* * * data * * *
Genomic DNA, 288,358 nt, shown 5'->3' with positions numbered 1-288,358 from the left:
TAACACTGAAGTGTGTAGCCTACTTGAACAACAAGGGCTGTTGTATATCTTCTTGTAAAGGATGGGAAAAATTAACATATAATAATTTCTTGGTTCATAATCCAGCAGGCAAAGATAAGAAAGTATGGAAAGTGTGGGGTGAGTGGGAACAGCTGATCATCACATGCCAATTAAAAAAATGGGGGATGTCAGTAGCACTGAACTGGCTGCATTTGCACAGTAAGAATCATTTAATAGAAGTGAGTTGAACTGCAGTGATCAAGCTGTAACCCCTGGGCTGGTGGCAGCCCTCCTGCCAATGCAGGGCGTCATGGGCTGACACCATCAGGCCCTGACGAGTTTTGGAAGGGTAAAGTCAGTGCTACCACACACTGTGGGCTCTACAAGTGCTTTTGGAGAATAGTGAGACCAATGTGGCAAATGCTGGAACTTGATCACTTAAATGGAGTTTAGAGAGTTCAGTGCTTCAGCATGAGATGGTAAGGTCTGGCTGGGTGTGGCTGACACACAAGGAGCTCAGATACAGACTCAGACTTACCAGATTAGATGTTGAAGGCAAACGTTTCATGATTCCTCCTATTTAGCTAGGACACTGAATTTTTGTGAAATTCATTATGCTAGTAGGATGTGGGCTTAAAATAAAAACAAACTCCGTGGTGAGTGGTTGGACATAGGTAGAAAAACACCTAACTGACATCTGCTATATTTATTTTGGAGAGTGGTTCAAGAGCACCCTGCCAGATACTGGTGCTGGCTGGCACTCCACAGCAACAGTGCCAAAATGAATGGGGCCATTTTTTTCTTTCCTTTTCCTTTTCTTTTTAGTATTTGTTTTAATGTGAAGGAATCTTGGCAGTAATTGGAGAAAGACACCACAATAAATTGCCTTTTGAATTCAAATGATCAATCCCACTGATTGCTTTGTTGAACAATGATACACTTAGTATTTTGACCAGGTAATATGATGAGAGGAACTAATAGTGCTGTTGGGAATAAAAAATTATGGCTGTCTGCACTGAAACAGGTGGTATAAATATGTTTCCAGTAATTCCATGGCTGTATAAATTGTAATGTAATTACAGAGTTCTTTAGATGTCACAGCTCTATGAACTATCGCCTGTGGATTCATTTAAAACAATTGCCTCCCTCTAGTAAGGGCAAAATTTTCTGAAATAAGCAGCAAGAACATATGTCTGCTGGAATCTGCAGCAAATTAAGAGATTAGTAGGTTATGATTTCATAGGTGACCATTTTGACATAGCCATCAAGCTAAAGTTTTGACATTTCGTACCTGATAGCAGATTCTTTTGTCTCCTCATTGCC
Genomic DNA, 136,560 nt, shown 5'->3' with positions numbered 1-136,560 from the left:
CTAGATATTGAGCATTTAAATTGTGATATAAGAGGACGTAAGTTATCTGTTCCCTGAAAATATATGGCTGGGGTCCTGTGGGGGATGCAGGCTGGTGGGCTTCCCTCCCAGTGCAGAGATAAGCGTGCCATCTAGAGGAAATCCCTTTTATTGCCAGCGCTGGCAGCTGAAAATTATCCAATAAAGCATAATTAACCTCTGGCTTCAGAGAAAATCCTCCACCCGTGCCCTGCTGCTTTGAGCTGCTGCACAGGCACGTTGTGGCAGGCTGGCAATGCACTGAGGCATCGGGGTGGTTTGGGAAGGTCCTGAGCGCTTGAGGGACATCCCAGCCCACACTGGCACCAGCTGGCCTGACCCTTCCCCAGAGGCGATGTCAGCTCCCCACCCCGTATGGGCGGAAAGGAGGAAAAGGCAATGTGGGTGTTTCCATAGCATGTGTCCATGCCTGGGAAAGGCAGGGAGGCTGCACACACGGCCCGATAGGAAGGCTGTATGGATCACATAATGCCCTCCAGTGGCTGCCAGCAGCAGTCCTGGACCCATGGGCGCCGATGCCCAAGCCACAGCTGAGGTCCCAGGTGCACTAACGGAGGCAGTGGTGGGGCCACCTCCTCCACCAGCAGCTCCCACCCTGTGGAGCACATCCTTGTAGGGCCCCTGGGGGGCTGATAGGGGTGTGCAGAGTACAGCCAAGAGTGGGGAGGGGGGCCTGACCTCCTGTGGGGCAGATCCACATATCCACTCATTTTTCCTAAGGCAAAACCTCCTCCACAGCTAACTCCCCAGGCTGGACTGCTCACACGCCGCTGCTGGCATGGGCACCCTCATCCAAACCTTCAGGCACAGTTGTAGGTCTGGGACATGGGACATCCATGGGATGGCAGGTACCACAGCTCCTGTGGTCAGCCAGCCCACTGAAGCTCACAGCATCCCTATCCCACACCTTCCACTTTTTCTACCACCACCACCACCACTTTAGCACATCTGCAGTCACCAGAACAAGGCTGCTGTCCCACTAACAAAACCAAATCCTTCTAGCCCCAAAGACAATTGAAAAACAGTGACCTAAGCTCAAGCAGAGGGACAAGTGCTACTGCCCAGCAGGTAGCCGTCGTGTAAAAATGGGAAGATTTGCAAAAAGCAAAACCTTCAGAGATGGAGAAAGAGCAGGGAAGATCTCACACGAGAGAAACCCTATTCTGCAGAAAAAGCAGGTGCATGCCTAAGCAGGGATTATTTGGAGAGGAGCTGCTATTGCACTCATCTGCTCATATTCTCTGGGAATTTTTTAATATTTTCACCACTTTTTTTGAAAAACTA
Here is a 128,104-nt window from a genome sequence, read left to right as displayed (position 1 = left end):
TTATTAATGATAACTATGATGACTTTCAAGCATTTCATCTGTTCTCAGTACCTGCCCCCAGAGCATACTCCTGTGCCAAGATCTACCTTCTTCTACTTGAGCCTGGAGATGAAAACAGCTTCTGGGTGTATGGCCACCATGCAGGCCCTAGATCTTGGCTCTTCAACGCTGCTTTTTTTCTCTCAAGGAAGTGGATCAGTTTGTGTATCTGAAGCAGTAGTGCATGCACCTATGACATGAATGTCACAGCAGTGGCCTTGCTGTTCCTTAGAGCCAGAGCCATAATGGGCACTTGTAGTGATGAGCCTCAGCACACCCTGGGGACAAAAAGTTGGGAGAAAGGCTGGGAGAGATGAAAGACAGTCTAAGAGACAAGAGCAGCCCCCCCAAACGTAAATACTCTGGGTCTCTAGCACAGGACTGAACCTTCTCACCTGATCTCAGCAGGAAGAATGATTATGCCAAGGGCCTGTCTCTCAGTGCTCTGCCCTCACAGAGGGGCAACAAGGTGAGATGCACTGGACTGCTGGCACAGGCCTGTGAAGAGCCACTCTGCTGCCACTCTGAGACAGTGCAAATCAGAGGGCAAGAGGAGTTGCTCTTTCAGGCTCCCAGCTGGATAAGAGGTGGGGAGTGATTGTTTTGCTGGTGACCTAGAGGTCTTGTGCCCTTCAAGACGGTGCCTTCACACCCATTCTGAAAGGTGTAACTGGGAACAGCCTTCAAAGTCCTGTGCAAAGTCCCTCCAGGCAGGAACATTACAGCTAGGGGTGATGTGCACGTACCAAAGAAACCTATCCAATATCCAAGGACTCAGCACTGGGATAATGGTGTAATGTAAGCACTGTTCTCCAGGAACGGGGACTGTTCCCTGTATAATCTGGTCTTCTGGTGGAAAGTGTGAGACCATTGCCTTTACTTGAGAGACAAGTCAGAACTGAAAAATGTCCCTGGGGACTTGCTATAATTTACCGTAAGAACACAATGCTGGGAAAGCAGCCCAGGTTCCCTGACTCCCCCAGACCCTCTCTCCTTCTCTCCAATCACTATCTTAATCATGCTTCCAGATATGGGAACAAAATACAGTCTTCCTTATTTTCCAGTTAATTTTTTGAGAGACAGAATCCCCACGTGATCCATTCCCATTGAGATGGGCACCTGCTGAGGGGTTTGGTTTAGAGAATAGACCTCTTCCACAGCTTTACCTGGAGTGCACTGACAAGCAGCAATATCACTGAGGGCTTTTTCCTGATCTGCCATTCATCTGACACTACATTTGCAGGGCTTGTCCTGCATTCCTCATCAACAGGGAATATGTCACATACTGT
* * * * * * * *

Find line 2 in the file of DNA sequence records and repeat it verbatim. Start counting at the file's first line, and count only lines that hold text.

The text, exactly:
TAACACTGAAGTGTGTAGCCTACTTGAACAACAAGGGCTGTTGTATATCTTCTTGTAAAGGATGGGAAAAATTAACATATAATAATTTCTTGGTTCATAATCCAGCAGGCAAAGATAAGAAAGTATGGAAAGTGTGGGGTGAGTGGGAACAGCTGATCATCACATGCCAATTAAAAAAATGGGGGATGTCAGTAGCACTGAACTGGCTGCATTTGCACAGTAAGAATCATTTAATAGAAGTGAGTTGAACTGCAGTGATCAAGCTGTAACCCCTGGGCTGGTGGCAGCCCTCCTGCCAATGCAGGGCGTCATGGGCTGACACCATCAGGCCCTGACGAGTTTTGGAAGGGTAAAGTCAGTGCTACCACACACTGTGGGCTCTACAAGTGCTTTTGGAGAATAGTGAGACCAATGTGGCAAATGCTGGAACTTGATCACTTAAATGGAGTTTAGAGAGTTCAGTGCTTCAGCATGAGATGGTAAGGTCTGGCTGGGTGTGGCTGACACACAAGGAGCTCAGATACAGACTCAGACTTACCAGATTAGATGTTGAAGGCAAACGTTTCATGATTCCTCCTATTTAGCTAGGACACTGAATTTTTGTGAAATTCATTATGCTAGTAGGATGTGGGCTTAAAATAAAAACAAACTCCGTGGTGAGTGGTTGGACATAGGTAGAAAAACACCTAACTGACATCTGCTATATTTATTTTGGAGAGTGGTTCAAGAGCACCCTGCCAGATACTGGTGCTGGCTGGCACTCCACAGCAACAGTGCCAAAATGAATGGGGCCATTTTTTTCTTTCCTTTTCCTTTTCTTTTTAGTATTTGTTTTAATGTGAAGGAATCTTGGCAGTAATTGGAGAAAGACACCACAATAAATTGCCTTTTGAATTCAAATGATCAATCCCACTGATTGCTTTGTTGAACAATGATACACTTAGTATTTTGACCAGGTAATATGATGAGAGGAACTAATAGTGCTGTTGGGAATAAAAAATTATGGCTGTCTGCACTGAAACAGGTGGTATAAATATGTTTCCAGTAATTCCATGGCTGTATAAATTGTAATGTAATTACAGAGTTCTTTAGATGTCACAGCTCTATGAACTATCGCCTGTGGATTCATTTAAAACAATTGCCTCCCTCTAGTAAGGGCAAAATTTTCTGAAATAAGCAGCAAGAACATATGTCTGCTGGAATCTGCAGCAAATTAAGAGATTAGTAGGTTATGATTTCATAGGTGACCATTTTGACATAGCCATCAAGCTAAAGTTTTGACATTTCGTACCTGATAGCAGATTCTTTTGTCTCCTCATTGCC